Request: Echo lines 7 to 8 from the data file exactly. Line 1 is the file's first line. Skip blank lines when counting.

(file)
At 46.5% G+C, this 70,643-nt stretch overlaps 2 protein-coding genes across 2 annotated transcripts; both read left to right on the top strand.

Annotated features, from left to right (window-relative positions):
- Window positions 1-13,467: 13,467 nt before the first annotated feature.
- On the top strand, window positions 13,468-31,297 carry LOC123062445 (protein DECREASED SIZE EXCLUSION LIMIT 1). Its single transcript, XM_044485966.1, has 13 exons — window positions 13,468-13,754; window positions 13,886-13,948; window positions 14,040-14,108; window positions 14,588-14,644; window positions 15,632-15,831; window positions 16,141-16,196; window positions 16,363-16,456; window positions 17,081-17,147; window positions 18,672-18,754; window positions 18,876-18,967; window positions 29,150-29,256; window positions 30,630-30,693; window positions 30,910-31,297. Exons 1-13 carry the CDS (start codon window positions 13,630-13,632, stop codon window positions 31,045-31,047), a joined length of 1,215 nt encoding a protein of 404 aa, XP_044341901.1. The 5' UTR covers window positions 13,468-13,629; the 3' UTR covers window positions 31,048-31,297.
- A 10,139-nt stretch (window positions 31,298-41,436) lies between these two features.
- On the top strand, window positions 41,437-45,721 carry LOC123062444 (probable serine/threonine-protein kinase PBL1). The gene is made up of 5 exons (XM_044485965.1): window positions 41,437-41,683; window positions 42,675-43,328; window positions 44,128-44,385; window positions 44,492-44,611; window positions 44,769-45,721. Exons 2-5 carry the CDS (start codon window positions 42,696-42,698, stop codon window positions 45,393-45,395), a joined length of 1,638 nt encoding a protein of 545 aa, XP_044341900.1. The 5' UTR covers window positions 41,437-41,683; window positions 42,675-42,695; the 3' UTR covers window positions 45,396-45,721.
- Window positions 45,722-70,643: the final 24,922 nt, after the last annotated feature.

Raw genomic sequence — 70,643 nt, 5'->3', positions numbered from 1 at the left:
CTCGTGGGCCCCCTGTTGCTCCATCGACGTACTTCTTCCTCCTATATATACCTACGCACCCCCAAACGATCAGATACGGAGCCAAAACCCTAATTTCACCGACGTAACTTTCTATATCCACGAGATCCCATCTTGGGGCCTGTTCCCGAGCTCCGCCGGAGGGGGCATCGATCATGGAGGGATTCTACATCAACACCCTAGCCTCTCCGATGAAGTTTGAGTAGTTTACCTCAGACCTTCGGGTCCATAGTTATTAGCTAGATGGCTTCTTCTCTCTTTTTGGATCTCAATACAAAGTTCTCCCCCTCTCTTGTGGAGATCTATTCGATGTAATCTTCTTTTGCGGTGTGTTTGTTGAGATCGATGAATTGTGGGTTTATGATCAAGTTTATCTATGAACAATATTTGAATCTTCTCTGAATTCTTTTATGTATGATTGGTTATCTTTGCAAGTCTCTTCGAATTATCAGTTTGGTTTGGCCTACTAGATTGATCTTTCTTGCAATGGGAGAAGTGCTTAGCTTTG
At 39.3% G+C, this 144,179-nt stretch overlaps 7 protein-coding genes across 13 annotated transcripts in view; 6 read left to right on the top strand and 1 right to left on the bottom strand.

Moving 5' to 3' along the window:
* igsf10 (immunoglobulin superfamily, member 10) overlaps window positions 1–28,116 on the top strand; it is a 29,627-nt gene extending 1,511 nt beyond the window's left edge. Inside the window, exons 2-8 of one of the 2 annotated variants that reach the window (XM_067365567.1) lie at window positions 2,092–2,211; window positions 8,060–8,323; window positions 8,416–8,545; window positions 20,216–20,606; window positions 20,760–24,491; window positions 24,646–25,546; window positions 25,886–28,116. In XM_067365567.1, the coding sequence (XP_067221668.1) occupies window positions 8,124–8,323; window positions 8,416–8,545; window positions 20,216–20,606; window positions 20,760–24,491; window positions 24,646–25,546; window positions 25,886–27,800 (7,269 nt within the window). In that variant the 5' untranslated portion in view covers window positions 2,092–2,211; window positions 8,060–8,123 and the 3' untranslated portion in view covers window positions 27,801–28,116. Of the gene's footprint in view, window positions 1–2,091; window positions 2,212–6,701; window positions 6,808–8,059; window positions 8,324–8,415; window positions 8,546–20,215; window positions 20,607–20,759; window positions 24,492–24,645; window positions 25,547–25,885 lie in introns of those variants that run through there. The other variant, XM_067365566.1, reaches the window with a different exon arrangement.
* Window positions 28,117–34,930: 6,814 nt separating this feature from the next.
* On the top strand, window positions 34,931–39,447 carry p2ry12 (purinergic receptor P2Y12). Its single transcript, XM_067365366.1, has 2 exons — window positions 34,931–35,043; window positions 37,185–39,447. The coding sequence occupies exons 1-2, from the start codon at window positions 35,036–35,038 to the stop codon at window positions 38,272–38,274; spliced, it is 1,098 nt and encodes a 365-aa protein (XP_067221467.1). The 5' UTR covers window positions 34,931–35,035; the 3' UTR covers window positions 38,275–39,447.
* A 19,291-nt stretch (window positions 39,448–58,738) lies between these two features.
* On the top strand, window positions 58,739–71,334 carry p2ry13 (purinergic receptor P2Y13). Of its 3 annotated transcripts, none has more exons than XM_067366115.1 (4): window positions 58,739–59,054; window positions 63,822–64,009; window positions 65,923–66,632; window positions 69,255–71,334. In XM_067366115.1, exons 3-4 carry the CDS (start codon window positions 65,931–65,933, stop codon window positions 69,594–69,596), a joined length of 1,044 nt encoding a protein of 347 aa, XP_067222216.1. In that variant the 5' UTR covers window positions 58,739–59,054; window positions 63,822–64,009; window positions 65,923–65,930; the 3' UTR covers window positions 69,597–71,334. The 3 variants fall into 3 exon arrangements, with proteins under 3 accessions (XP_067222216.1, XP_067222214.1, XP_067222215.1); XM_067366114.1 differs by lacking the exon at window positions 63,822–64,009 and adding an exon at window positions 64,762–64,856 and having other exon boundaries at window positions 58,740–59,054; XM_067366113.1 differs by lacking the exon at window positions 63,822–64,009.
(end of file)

- Window positions 45,722-70,643: the final 24,922 nt, after the last annotated feature.

Raw genomic sequence — 70,643 nt, 5'->3', positions numbered from 1 at the left: